In his new book, “The Power of Positive Aging: Successfully Coping with the Inconvenience of Aging,” Dr. David Alan Lereah says positive aging saved his life.
At age 62, a few years ago, Lereah was diagnosed with stage 3 esophageal cancer.
He recently talked with Richard Eisenberg, Managing Editor for Nextavenue.org, about how to age positively.
Next Avenue: How are you feeling? What is your life like these days?
David Lereah: I’m feeling very good, actually. I still have some physical limits. I sleep on a forty-five-degree angle because they had to cut half of my stomach out and half of my esophagus is gone. I have some endurance issues as well. So, there are some real physical limitations. But, as the theme of the book stresses, I’ve got such a positive outlook that these things don’t annoy me.
I am now a walker and walk ten thousand to twelve thousand steps a day; that’s over five miles. On a good day, I walk fifteen thousand steps. It’s not a big deal that I no longer play golf or tennis because I can’t bend down to pick up the balls. I just no longer have expectations to play them.
Next Avenue: You write in the book that we don’t know how to grow old. Why do you say that?
David Lereah: I break down aging into three aging ‘rooms:’ the Positive Aging Room, the Practical Aging Room and God’s Waiting Room.
Most of us are in the Practical Aging Room and that’s a good one. It means you will try to age gracefully.
Maybe you have a bucket list of things do to find meaning in life.
But you will have some bouts of anxiety over thinking about mortality. You will have depression on occasion when something significant happens to you, either a serious physical decline or mental decline. It’s going to jolt us and most of us are not prepared to handle a serious situation.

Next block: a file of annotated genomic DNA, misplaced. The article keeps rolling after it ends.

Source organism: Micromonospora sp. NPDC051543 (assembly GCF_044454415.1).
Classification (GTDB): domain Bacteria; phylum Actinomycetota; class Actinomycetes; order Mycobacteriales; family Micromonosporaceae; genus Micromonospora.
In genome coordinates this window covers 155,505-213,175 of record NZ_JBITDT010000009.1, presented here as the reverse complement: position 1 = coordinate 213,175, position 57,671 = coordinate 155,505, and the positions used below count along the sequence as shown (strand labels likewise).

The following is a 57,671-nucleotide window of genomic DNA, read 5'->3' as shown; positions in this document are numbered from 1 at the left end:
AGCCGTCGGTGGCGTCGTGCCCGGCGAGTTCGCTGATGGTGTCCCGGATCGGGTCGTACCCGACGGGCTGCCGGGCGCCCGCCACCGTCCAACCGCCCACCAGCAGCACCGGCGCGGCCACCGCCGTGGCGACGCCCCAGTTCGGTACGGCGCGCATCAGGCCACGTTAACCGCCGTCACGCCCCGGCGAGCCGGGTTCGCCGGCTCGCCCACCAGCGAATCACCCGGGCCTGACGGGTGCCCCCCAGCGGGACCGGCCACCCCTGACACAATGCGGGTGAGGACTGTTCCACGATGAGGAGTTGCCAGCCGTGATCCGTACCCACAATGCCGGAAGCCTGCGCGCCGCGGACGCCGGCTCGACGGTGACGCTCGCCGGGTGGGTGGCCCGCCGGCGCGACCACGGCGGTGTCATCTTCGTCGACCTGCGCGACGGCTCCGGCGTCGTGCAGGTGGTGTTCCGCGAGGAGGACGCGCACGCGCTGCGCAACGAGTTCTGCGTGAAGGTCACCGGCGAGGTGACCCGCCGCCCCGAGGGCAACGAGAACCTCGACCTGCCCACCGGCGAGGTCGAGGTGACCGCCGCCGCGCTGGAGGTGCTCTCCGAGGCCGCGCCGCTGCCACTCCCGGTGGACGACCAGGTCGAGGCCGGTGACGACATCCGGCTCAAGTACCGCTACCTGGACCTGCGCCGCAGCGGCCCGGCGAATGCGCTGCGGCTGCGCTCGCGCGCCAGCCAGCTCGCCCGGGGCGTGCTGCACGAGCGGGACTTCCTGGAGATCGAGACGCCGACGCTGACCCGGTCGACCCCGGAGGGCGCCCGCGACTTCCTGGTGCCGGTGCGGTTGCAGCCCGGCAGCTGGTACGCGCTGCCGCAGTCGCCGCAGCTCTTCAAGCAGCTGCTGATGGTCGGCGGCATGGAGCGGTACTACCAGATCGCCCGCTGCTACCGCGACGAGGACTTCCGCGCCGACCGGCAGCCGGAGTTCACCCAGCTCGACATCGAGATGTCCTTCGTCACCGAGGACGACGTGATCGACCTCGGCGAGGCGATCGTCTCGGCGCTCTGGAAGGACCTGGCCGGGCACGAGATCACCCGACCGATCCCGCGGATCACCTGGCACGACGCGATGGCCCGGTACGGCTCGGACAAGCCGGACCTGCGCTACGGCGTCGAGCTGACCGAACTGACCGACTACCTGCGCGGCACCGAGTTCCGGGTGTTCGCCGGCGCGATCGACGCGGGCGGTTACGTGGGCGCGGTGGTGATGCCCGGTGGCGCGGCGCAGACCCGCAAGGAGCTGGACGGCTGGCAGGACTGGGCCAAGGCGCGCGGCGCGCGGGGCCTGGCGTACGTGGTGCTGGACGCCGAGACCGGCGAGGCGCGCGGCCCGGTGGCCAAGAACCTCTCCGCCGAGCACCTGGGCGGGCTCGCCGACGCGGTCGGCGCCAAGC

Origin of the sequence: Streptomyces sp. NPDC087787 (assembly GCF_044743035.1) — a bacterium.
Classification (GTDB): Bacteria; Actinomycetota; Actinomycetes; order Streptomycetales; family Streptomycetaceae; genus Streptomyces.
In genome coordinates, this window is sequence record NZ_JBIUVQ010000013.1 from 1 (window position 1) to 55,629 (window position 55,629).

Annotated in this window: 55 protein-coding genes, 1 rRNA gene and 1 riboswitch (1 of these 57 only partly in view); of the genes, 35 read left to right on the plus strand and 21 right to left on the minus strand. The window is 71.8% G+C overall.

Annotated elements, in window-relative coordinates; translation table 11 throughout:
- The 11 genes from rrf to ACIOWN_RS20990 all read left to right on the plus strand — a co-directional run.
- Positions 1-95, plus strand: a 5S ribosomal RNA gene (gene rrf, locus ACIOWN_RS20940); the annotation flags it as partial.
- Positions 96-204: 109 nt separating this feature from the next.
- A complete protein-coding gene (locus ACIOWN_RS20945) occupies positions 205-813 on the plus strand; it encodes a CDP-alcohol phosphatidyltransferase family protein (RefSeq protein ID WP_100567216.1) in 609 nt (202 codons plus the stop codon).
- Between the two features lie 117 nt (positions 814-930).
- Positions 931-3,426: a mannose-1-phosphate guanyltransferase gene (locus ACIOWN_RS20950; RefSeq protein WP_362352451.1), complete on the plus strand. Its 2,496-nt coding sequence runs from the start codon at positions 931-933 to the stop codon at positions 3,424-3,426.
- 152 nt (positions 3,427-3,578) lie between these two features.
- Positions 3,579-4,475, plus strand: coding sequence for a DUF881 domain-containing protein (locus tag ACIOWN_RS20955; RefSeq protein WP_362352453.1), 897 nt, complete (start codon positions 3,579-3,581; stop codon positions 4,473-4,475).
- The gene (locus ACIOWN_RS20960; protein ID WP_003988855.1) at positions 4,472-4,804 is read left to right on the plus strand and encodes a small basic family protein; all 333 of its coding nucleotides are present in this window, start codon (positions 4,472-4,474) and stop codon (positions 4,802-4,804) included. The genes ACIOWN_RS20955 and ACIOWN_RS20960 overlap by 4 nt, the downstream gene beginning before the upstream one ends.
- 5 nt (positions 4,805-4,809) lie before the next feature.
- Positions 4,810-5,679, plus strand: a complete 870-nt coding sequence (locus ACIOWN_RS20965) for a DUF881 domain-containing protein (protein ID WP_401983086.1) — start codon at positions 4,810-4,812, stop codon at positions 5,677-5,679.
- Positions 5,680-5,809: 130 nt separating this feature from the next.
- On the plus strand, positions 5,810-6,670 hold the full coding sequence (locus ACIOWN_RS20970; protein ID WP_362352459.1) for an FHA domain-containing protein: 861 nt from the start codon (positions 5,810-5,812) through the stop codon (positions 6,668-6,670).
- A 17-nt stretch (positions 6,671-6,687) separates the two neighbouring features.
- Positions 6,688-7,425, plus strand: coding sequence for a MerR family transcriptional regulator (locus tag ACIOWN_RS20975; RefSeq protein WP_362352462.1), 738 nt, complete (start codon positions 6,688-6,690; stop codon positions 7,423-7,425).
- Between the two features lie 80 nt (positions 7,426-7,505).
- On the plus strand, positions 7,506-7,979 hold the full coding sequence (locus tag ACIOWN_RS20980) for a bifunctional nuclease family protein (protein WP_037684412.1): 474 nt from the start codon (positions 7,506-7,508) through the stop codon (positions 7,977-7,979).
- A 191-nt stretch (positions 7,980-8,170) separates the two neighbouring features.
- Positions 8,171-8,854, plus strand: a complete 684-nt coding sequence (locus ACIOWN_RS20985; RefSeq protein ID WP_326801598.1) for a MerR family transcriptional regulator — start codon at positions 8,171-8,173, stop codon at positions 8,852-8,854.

We need to then have more wherewithal to cope with that serious challenge. With a positive mindset, you become more spiritual.
People who are Practically Aging are the lucky ones. They don’t experience serious marks of aging. They won the lottery.
And people in God’s Waiting Room? In my travels, I’ve seen God’s Waiting Room. These are people who simply sit and wait for their name to be called to leave this life.
Next Avenue: What does science tell us about positive aging?
David Lereah: It’s incredibly good for our health.
I saw a 2019 study that said positive thinking can result in an eleven to fifteen percent longer lifespan and can increase your likelihood of living to 85 or older.
And Elizabeth Blackburn, who won the Nobel Prize found that some behaviors of positive aging had the unintended effect of protecting and lengthening your telomeres, which act as an aging clock in every cell.
It’s difficult to make a blanket statement that if you practice positive aging you will live longer.
But I think we can make a pretty strong statement by inserting the word ‘may.’ There is a likelihood your lifespan will be extended by practicing positive aging, due to healthy telomeres.
We have fifty thousand to seventy thousand unconscious thoughts a day and eighty percent of them are negative. It takes practice to become positive.